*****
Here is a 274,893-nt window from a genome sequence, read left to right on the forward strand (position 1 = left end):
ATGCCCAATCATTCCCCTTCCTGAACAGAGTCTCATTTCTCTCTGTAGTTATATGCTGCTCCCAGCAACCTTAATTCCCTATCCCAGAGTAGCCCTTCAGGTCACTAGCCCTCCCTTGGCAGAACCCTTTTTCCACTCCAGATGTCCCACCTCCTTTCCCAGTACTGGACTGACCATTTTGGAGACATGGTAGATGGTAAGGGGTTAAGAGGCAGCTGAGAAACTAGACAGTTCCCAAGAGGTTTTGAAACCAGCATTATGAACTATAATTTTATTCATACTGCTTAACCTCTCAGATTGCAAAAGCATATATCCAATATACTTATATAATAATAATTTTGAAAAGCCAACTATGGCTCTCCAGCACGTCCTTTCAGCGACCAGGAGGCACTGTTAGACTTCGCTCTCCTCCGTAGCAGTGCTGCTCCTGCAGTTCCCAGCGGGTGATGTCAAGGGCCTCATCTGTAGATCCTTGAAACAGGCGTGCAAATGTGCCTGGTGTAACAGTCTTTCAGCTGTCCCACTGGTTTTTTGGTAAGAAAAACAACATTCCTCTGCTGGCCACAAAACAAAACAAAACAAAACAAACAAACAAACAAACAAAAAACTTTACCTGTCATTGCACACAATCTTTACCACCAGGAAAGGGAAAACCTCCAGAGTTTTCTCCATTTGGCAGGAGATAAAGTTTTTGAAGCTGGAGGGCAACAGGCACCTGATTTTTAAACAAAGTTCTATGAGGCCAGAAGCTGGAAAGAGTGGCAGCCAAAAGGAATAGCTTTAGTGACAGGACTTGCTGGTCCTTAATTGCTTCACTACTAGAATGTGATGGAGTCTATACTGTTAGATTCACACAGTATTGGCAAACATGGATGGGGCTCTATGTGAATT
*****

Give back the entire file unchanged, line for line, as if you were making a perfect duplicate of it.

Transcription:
Here is a 274,893-nt window from a genome sequence, read left to right on the forward strand (position 1 = left end):
ATGCCCAATCATTCCCCTTCCTGAACAGAGTCTCATTTCTCTCTGTAGTTATATGCTGCTCCCAGCAACCTTAATTCCCTATCCCAGAGTAGCCCTTCAGGTCACTAGCCCTCCCTTGGCAGAACCCTTTTTCCACTCCAGATGTCCCACCTCCTTTCCCAGTACTGGACTGACCATTTTGGAGACATGGTAGATGGTAAGGGGTTAAGAGGCAGCTGAGAAACTAGACAGTTCCCAAGAGGTTTTGAAACCAGCATTATGAACTATAATTTTATTCATACTGCTTAACCTCTCAGATTGCAAAAGCATATATCCAATATACTTATATAATAATAATTTTGAAAAGCCAACTATGGCTCTCCAGCACGTCCTTTCAGCGACCAGGAGGCACTGTTAGACTTCGCTCTCCTCCGTAGCAGTGCTGCTCCTGCAGTTCCCAGCGGGTGATGTCAAGGGCCTCATCTGTAGATCCTTGAAACAGGCGTGCAAATGTGCCTGGTGTAACAGTCTTTCAGCTGTCCCACTGGTTTTTTGGTAAGAAAAACAACATTCCTCTGCTGGCCACAAAACAAAACAAAACAAAACAAACAAACAAACAAACAAAAAACTTTACCTGTCATTGCACACAATCTTTACCACCAGGAAAGGGAAAACCTCCAGAGTTTTCTCCATTTGGCAGGAGATAAAGTTTTTGAAGCTGGAGGGCAACAGGCACCTGATTTTTAAACAAAGTTCTATGAGGCCAGAAGCTGGAAAGAGTGGCAGCCAAAAGGAATAGCTTTAGTGACAGGACTTGCTGGTCCTTAATTGCTTCACTACTAGAATGTGATGGAGTCTATACTGTTAGATTCACACAGTATTGGCAAACATGGATGGGGCTCTATGTGAATT